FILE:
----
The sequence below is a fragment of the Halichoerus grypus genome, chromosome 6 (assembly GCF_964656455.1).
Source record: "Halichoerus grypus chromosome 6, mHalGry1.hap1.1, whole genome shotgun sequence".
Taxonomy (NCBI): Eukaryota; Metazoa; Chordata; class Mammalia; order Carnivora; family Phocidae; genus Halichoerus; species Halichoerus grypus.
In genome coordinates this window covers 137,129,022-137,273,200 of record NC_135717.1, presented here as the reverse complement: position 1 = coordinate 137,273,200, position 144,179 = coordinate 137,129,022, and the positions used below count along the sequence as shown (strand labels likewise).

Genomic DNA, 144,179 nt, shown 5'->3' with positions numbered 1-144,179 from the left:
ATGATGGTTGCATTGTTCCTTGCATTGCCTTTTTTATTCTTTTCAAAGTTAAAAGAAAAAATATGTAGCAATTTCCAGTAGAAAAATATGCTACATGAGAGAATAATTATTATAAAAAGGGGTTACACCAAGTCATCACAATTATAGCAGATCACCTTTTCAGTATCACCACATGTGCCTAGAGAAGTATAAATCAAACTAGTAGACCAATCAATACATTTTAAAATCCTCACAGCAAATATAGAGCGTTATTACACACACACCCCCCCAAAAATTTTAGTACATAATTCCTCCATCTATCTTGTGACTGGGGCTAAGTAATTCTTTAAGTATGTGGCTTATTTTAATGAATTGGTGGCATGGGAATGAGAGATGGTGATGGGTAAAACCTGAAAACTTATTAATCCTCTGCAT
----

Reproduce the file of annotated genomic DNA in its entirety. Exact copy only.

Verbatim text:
The sequence below is a fragment of the Halichoerus grypus genome, chromosome 6 (assembly GCF_964656455.1).
Source record: "Halichoerus grypus chromosome 6, mHalGry1.hap1.1, whole genome shotgun sequence".
Taxonomy (NCBI): Eukaryota; Metazoa; Chordata; class Mammalia; order Carnivora; family Phocidae; genus Halichoerus; species Halichoerus grypus.
In genome coordinates this window covers 137,129,022-137,273,200 of record NC_135717.1, presented here as the reverse complement: position 1 = coordinate 137,273,200, position 144,179 = coordinate 137,129,022, and the positions used below count along the sequence as shown (strand labels likewise).

Genomic DNA, 144,179 nt, shown 5'->3' with positions numbered 1-144,179 from the left:
ATGATGGTTGCATTGTTCCTTGCATTGCCTTTTTTATTCTTTTCAAAGTTAAAAGAAAAAATATGTAGCAATTTCCAGTAGAAAAATATGCTACATGAGAGAATAATTATTATAAAAAGGGGTTACACCAAGTCATCACAATTATAGCAGATCACCTTTTCAGTATCACCACATGTGCCTAGAGAAGTATAAATCAAACTAGTAGACCAATCAATACATTTTAAAATCCTCACAGCAAATATAGAGCGTTATTACACACACACCCCCCCAAAAATTTTAGTACATAATTCCTCCATCTATCTTGTGACTGGGGCTAAGTAATTCTTTAAGTATGTGGCTTATTTTAATGAATTGGTGGCATGGGAATGAGAGATGGTGATGGGTAAAACCTGAAAACTTATTAATCCTCTGCAT